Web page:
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Report: Black Men Mired In Social Crisis

Citing bleak data on incarceration, joblessness and AIDS, the National Urban League said Monday that problems facing black men represent America's most serious social crisis and proposed an aggressive campaign to provide them with more opportunities.

The 97-year-old black empowerment organization, in its annual "State of Black America" report, called for universal early-childhood education, more second-chance programs for school dropouts and ex-offenders, and expanded use of all-male schools emphasizing mentoring and longer class hours.

"Empowering black men to reach their full potential is the most serious economic and civil rights challenge we face today," said Urban League President Marc H. Morial. "Ensuring their future is critical, not just for the African-American community, but for the prosperity, health and well-being of the entire American family."

According to the report, African-American men are more than twice as likely to be unemployed as white males while earning 74 percent as much per year. They are nearly seven times more likely to be incarcerated, with average jail sentences about 10 months longer than those of white men, the report said.

In addition, it said, black males between 15 and 34 are nine times more likely to be killed by firearms and nearly eight times as likely to suffer from AIDS.

"I could rattle off the names of African-American men who have overcome the odds and have risen to national prominence," Morial said. "But for all the Barack Obamas, Tony Dungys and Colin Powells out there ... there are many more black men who face very limited opportunities and diminished expectations."

"It's not enough to have role models to give them hope," he added. "We need a public commitment in the form of concrete policy strategies to help lift them out of their state of underachievement and put them on equal footing with white men in this nation."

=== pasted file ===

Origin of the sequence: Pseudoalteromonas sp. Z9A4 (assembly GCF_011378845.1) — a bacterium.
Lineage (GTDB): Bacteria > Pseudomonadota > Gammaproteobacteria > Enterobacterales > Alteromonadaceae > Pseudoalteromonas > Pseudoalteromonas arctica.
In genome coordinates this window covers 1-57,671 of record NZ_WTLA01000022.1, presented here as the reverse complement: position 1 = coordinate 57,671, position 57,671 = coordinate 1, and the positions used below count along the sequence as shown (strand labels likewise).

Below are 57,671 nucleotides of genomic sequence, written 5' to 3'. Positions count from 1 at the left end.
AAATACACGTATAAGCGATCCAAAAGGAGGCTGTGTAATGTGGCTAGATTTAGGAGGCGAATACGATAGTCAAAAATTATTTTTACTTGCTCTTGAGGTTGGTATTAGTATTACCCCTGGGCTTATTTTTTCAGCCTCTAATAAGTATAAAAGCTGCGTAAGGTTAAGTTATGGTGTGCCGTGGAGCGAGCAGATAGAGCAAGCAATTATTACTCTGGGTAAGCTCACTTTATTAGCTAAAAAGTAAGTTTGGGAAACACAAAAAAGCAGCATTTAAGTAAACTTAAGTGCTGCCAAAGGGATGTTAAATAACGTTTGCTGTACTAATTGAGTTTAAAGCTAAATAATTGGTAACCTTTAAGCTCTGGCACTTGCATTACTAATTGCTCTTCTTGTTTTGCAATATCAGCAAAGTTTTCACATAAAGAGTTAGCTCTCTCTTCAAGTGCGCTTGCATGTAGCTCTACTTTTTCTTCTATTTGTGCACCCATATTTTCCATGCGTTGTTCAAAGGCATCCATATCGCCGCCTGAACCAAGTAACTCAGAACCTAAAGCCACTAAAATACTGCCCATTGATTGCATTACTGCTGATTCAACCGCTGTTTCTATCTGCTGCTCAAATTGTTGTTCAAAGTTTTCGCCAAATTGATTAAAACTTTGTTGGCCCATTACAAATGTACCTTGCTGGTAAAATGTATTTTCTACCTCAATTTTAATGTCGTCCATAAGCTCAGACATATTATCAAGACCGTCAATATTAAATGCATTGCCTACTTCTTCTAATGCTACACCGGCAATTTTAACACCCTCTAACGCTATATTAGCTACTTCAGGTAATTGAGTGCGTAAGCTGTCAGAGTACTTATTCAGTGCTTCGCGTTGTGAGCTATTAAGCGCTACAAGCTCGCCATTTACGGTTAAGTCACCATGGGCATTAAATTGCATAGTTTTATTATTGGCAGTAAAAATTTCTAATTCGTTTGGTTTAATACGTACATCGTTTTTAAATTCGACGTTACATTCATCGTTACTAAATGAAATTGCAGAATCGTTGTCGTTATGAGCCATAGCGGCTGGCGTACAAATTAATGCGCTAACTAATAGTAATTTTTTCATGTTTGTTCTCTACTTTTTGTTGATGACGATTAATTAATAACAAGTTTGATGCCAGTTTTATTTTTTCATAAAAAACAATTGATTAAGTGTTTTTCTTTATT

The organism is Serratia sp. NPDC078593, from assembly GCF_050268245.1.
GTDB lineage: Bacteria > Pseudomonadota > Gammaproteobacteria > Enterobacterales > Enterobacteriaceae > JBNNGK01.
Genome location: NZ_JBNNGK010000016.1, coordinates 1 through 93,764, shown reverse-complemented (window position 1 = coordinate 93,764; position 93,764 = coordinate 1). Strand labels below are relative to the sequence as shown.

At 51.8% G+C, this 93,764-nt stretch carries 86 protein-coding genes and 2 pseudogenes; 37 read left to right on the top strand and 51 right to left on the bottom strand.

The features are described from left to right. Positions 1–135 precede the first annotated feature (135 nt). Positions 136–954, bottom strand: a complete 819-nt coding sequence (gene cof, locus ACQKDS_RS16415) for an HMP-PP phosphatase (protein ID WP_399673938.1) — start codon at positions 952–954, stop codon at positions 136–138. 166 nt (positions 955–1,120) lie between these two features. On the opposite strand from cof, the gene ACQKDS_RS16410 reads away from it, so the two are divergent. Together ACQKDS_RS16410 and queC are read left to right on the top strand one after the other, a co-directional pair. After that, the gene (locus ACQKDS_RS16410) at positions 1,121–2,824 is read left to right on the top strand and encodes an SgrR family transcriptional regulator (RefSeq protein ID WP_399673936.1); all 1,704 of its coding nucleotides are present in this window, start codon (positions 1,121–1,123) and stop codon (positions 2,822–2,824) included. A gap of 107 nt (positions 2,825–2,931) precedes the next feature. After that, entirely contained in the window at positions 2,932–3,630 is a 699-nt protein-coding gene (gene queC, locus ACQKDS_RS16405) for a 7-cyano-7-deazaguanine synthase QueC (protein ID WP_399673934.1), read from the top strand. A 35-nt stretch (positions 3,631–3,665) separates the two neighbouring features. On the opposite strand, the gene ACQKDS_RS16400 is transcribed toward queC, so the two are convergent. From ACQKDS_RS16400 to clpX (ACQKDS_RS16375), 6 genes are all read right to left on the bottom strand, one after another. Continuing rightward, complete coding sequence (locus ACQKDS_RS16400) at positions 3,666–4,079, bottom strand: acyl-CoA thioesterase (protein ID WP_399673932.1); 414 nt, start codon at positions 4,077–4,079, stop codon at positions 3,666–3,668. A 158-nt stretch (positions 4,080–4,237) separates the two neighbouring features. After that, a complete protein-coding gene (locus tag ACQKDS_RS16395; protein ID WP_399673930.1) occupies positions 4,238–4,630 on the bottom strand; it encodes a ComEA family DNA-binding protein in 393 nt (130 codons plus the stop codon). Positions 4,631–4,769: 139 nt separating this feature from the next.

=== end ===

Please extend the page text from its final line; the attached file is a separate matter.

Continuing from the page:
Obama, the Illinois senator who is a top contender for the Democratic presidential nomination, wrote the report's foreword.

"The crisis of the black male is our crisis," he wrote. "It is in our shared interest and in the interest of every American to stop ignoring these challenges and start finding the solutions that will work."

On several key measurements, the report found greater disparities between black and white men than between black and white women.

For example, it said unemployment for black men was 9.5 percent, compared to 4 percent for white men, while the jobless rate for black women was 8.5 percent, compared to 4.1 percent for white women.

In terms of annual median income, black men earned less than 75 percent of what white men did, $34,443 vs. $46,807. Black women made 87 percent of what white women made even though they earned $5,000 less than black men — $29,588 a year.

The report did highlight a few bright spots for blacks of both genders, for example in the improved readiness level of children entering elementary school.

However, the report cited a widening gap after elementary school as blacks begin to fall behind on standardized tests. In fourth grade, the report said, blacks perform at a level of 87 percent of whites; by the time they reach 12th grade, their scores are at 74 percent of whites.

By high school, blacks are more likely to drop out — 15 percent compared to 12 percent for whites. For black males, the percentage rises to 18 percent compared to 14 percent of white males, the report said.

In an essay accompanying the report, University of California, Berkeley, lecturer Christopher Knaus said the rising emphasis on standardized testing would not yield major improvements as long as heavily minority schools had the least experienced teachers and highest faculty turnover.

"The curricula in most public schools also fails to adequately engage black students," Knaus wrote. "Disinterested students who are labeled as problems or disruptive often become the victims of 'zero tolerance' policies. ... contributing to the school-to-prison pipeline, especially among black males."

The report suggested that all-male schools with a strong emphasis on mentoring could help keep black boys "focused on their education and away from distractions that could lead them down the wrong paths."

The Urban League also recommended increased federal support for a summer jobs program in cities nationwide, and stressed that any overall progress will need a boost from parents.

"They must continually talk to their children about how much better off they will be by graduating from high school and college," it said.

For more information visit the National Urban League Web site at